If we take point number (i), we would see that even though the Supreme Court is not a protected entity which should be considered as above free speech especially related to criticism, it has taken strong note against those who had published, posted, uploaded, shared derogatory comments on the integrity of the institution, the judges, personal reputation of the judges and their family members. Justice Karnan’s case is a good example in this regard. This ex-judge of Madras High court was condemned not only by Madras High court, but also by several women lawyer’s associations in India for sharing sexually explicit and obscene remarks about the female judges and the wives of other judges. The Madras High Court had also asked the social media platforms to remove the contents posted by justice Karnan in this regard. Second and third points definitely attract my attention here as the morphing of the building attracts penal provisions not only from Article 19 (2) of the Constitution of India, which discusses about restriction of free speech under Indian constitution, but also from The Emblems And Names (Prevention Of Improper Use) Act, 1950. The later statute in S. 3 prohibits improper use of certain names and ensembles and this includes emblem and picture of Supreme Court building as well. But we need to note that even though the morphing and re presentation of the building had taken place on Twitter, Information Technology Act, 2000 (amended in 2008) may not be attracted that effectively because of the absence of S.66A . The issue of Kamra publishing the ‘wrong’ image of Supreme Court is so heavy that it has attracted charges for criminal contempt of court for which the Attorney General of India has consented for initiating the proceedings against Kamra. To a certain extent, this consent may depend on the discretionary power of the Attorney General as well especially when he sees the matter from the perspective of utter disrespect to the institution of Supreme Court. Kamra however maintained that he won’t apologies, neither would he remove his content from Twitter in this regard.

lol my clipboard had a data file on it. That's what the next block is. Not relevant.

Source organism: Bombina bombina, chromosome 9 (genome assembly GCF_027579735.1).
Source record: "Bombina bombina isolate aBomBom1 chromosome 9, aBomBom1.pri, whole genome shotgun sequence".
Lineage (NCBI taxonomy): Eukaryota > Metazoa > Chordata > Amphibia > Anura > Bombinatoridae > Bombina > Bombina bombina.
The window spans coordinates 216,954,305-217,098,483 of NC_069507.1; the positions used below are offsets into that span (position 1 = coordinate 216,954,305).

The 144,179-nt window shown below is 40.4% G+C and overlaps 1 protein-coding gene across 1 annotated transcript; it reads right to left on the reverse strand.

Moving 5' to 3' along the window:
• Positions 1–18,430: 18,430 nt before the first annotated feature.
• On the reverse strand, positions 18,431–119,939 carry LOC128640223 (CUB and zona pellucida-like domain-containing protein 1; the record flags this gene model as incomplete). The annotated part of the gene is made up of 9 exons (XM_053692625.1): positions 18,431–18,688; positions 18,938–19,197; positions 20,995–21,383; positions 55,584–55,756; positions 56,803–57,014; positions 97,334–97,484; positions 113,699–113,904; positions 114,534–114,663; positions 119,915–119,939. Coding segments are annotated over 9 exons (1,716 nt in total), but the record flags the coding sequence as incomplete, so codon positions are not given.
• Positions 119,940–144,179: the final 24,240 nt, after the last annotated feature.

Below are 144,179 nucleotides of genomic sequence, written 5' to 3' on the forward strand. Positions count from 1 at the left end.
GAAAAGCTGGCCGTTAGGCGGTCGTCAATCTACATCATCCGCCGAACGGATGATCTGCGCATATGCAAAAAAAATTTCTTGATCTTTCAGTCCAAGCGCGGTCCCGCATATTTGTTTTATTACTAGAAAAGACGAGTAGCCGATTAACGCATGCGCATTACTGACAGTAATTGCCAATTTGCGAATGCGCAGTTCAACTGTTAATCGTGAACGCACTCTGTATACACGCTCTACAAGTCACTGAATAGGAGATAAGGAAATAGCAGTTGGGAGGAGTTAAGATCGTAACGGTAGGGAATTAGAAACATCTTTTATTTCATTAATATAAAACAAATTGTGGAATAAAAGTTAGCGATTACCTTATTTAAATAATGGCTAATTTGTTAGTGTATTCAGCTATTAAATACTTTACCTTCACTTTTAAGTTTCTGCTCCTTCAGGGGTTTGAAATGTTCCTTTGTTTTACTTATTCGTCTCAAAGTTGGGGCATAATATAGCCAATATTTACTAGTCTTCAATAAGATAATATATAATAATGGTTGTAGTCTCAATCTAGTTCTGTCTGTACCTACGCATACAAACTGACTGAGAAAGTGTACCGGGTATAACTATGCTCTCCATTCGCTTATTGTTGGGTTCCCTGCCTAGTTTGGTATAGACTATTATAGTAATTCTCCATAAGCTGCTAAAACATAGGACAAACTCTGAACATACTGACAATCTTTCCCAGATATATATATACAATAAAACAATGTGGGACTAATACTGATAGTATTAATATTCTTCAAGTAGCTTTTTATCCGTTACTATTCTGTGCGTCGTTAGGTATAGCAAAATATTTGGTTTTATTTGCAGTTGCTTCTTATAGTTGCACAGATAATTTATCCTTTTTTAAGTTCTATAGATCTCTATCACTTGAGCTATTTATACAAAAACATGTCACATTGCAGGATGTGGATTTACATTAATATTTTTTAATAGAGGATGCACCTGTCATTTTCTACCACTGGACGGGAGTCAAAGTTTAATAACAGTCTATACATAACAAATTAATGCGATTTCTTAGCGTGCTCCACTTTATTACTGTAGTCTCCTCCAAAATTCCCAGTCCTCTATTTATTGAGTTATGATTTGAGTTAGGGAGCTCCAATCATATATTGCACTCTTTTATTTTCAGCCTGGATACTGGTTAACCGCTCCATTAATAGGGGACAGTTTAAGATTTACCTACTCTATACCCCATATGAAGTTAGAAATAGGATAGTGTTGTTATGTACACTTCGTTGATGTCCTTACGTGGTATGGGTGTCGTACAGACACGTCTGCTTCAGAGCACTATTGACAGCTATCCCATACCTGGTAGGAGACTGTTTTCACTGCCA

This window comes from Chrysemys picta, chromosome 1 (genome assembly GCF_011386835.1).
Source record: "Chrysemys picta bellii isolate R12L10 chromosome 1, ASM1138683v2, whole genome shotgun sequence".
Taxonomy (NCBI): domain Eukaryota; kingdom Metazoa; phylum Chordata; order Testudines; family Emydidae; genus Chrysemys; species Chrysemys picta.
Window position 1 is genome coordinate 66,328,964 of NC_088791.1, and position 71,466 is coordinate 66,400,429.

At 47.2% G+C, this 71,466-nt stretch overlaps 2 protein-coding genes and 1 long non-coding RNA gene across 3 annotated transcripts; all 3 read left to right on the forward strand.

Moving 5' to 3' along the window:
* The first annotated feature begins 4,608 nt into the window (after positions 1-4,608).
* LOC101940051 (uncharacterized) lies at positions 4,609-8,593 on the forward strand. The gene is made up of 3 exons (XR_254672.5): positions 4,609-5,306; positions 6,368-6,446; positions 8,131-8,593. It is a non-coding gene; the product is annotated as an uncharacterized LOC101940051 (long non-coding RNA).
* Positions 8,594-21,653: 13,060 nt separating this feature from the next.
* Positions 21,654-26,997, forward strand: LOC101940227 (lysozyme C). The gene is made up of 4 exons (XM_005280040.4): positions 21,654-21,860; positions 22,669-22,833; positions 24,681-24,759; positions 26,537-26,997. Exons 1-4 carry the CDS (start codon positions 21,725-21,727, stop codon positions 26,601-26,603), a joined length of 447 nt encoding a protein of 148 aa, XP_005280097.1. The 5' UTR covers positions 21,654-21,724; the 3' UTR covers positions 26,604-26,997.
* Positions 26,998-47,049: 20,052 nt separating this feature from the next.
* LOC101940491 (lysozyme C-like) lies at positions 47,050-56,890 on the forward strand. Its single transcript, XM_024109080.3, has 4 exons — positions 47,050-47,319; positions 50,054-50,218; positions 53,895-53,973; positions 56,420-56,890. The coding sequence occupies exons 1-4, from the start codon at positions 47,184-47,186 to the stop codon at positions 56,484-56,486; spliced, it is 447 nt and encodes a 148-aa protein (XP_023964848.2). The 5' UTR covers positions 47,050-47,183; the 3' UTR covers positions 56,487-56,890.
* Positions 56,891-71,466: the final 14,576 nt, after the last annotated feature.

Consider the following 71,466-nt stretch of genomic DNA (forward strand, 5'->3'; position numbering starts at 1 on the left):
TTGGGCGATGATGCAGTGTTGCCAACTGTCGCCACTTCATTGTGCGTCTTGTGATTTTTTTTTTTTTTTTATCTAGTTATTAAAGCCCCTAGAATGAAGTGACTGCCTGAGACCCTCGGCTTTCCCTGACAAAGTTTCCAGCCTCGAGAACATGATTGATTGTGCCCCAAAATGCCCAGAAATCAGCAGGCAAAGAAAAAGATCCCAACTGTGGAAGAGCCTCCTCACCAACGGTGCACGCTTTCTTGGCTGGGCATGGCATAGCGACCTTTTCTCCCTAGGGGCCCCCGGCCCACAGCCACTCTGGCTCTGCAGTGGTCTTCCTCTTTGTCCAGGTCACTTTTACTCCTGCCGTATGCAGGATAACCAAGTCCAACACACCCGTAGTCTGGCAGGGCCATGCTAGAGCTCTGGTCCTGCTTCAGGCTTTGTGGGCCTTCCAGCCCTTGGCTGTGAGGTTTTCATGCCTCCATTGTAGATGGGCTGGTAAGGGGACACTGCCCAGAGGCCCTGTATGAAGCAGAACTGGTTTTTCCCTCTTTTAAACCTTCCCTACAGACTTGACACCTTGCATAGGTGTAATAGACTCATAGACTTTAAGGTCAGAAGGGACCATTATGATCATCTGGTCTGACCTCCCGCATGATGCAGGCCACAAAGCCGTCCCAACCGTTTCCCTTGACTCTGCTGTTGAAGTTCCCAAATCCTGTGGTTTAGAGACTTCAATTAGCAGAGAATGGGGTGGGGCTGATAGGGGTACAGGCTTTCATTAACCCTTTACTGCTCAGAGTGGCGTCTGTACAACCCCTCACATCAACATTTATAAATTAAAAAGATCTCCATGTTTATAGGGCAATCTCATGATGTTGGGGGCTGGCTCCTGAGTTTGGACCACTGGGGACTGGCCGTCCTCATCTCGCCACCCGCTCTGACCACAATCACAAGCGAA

Here, I cannot hold myself back from mentioning about the plight of millions of women victims of trolling, morphing and revenge porn who may suffer endlessly because of long life of their fake avatars on internet. If only courts and civil society members were much aware about the issue, courts could have taken a strong note of cyber victimization of women as well. But here comes the key player: the web platform.